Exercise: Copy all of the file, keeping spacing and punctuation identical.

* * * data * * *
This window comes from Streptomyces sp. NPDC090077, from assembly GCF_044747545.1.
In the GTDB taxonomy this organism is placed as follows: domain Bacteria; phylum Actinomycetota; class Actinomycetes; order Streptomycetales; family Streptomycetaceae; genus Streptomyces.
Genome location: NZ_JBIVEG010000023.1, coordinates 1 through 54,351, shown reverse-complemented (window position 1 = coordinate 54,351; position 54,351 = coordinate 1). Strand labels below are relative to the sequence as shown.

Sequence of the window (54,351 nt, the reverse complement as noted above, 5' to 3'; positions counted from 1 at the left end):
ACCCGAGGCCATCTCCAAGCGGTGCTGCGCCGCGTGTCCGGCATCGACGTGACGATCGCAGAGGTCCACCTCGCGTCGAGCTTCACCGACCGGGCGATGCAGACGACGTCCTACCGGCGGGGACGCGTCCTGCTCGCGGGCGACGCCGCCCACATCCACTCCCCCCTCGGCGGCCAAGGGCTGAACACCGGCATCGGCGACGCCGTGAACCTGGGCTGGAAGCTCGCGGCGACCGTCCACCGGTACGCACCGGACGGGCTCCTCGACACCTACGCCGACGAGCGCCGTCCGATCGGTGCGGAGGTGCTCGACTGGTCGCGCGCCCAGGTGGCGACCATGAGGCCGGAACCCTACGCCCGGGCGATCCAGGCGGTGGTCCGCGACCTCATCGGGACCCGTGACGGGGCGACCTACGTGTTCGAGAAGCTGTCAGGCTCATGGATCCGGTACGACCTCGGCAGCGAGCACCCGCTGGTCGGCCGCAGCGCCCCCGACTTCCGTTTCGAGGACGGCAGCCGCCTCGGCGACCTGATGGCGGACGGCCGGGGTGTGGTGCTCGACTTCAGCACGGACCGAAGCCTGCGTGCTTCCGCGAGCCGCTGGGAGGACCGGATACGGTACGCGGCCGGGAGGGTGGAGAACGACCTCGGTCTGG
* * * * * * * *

This window comes from Streptomyces sp. NPDC090077, from assembly GCF_044747545.1.
In the GTDB taxonomy this organism is placed as follows: domain Bacteria; phylum Actinomycetota; class Actinomycetes; order Streptomycetales; family Streptomycetaceae; genus Streptomyces.
Genome location: NZ_JBIVEG010000023.1, coordinates 1 through 54,351, shown reverse-complemented (window position 1 = coordinate 54,351; position 54,351 = coordinate 1). Strand labels below are relative to the sequence as shown.

Sequence of the window (54,351 nt, the reverse complement as noted above, 5' to 3'; positions counted from 1 at the left end):
ACCCGAGGCCATCTCCAAGCGGTGCTGCGCCGCGTGTCCGGCATCGACGTGACGATCGCAGAGGTCCACCTCGCGTCGAGCTTCACCGACCGGGCGATGCAGACGACGTCCTACCGGCGGGGACGCGTCCTGCTCGCGGGCGACGCCGCCCACATCCACTCCCCCCTCGGCGGCCAAGGGCTGAACACCGGCATCGGCGACGCCGTGAACCTGGGCTGGAAGCTCGCGGCGACCGTCCACCGGTACGCACCGGACGGGCTCCTCGACACCTACGCCGACGAGCGCCGTCCGATCGGTGCGGAGGTGCTCGACTGGTCGCGCGCCCAGGTGGCGACCATGAGGCCGGAACCCTACGCCCGGGCGATCCAGGCGGTGGTCCGCGACCTCATCGGGACCCGTGACGGGGCGACCTACGTGTTCGAGAAGCTGTCAGGCTCATGGATCCGGTACGACCTCGGCAGCGAGCACCCGCTGGTCGGCCGCAGCGCCCCCGACTTCCGTTTCGAGGACGGCAGCCGCCTCGGCGACCTGATGGCGGACGGCCGGGGTGTGGTGCTCGACTTCAGCACGGACCGAAGCCTGCGTGCTTCCGCGAGCCGCTGGGAGGACCGGATACGGTACGCGGCCGGGAGGGTGGAGAACGACCTCGGTCTGG